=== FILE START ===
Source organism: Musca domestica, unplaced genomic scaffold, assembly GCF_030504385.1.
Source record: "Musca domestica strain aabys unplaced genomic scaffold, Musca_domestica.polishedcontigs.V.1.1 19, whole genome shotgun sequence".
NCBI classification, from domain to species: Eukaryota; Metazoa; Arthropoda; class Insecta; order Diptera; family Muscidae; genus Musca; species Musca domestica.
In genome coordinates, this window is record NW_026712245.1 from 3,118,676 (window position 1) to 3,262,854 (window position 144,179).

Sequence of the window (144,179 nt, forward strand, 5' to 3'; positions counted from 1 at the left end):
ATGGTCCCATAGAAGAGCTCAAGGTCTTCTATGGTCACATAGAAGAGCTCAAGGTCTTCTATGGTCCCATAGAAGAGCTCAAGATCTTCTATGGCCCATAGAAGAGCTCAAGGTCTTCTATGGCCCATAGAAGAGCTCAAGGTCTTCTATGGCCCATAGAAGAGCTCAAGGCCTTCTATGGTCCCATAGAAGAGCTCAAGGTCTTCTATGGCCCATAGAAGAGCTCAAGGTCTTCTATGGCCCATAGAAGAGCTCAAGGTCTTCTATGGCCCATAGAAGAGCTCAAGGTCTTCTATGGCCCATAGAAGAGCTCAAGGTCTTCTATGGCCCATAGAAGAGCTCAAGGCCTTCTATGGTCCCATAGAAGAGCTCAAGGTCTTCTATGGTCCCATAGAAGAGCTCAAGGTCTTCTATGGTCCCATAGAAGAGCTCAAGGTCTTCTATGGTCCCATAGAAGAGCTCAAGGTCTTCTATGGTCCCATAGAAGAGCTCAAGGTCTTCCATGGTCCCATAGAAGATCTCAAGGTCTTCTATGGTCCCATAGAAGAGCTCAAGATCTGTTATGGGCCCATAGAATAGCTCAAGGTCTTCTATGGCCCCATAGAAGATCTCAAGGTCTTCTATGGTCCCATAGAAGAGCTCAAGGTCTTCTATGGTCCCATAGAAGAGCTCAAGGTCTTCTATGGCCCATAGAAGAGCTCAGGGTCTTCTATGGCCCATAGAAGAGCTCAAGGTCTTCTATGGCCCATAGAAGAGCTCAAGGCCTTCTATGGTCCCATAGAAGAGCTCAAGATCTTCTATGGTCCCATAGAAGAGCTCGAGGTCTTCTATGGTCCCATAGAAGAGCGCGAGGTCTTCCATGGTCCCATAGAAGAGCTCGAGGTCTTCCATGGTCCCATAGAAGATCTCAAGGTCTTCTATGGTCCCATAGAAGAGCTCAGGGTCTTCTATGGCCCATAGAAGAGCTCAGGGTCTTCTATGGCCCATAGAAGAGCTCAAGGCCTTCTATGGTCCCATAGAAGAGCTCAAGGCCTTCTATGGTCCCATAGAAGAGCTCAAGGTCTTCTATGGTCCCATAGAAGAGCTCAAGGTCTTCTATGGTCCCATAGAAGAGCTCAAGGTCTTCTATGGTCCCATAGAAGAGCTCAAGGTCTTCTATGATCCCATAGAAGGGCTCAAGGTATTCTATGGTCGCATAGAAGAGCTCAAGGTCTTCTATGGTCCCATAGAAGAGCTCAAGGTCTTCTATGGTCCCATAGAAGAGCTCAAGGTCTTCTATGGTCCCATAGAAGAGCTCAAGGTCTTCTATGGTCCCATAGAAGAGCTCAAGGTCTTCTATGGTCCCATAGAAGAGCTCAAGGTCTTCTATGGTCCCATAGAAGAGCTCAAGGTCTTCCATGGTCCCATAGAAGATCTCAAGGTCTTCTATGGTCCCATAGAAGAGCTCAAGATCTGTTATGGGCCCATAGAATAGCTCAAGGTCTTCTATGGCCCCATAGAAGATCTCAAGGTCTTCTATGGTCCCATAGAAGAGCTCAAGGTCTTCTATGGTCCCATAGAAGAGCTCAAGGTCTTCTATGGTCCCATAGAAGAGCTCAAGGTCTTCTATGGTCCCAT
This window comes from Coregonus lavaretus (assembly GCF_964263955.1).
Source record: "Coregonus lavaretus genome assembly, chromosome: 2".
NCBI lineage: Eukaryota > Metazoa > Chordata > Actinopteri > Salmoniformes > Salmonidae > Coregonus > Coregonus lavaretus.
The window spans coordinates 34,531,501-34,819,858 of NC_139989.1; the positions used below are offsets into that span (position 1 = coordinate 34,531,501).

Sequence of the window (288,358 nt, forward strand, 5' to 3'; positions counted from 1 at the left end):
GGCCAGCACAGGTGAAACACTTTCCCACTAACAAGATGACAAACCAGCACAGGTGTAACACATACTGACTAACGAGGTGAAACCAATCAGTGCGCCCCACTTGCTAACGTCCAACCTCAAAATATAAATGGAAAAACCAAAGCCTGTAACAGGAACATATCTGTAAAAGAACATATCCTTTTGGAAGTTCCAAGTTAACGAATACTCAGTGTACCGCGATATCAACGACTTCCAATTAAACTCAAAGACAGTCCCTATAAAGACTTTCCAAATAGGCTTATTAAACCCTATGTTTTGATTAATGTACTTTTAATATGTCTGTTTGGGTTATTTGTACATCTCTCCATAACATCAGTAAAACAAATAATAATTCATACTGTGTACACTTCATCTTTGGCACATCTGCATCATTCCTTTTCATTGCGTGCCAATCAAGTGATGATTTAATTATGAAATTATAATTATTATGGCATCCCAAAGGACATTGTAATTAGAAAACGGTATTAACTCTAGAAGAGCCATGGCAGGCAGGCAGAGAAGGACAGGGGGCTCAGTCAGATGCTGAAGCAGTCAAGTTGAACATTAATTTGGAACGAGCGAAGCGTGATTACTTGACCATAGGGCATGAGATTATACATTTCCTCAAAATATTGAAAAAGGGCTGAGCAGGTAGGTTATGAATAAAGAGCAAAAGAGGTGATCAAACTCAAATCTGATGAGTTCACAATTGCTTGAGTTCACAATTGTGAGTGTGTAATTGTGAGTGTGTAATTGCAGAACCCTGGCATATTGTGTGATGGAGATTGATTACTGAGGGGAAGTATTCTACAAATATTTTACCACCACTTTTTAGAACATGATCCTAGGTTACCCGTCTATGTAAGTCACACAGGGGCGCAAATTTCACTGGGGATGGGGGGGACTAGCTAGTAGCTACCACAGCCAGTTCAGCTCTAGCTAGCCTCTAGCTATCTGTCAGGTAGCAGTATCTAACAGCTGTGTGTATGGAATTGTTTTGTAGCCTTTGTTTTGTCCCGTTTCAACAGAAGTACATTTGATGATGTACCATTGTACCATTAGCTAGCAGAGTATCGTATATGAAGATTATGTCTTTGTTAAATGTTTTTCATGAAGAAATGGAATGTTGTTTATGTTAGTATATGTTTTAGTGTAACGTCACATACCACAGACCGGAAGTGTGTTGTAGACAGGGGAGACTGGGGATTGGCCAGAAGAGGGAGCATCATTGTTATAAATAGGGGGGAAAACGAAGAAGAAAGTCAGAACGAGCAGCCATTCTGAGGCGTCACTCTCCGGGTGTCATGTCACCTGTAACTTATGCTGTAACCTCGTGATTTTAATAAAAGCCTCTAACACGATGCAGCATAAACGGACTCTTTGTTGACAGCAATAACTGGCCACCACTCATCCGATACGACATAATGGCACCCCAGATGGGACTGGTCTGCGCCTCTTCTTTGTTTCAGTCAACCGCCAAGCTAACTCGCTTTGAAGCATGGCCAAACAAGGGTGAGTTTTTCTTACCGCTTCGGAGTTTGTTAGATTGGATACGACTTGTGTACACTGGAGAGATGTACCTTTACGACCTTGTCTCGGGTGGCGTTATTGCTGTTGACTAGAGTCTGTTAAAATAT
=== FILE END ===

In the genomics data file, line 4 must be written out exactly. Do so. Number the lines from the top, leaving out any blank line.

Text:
In genome coordinates, this window is record NW_026712245.1 from 3,118,676 (window position 1) to 3,262,854 (window position 144,179).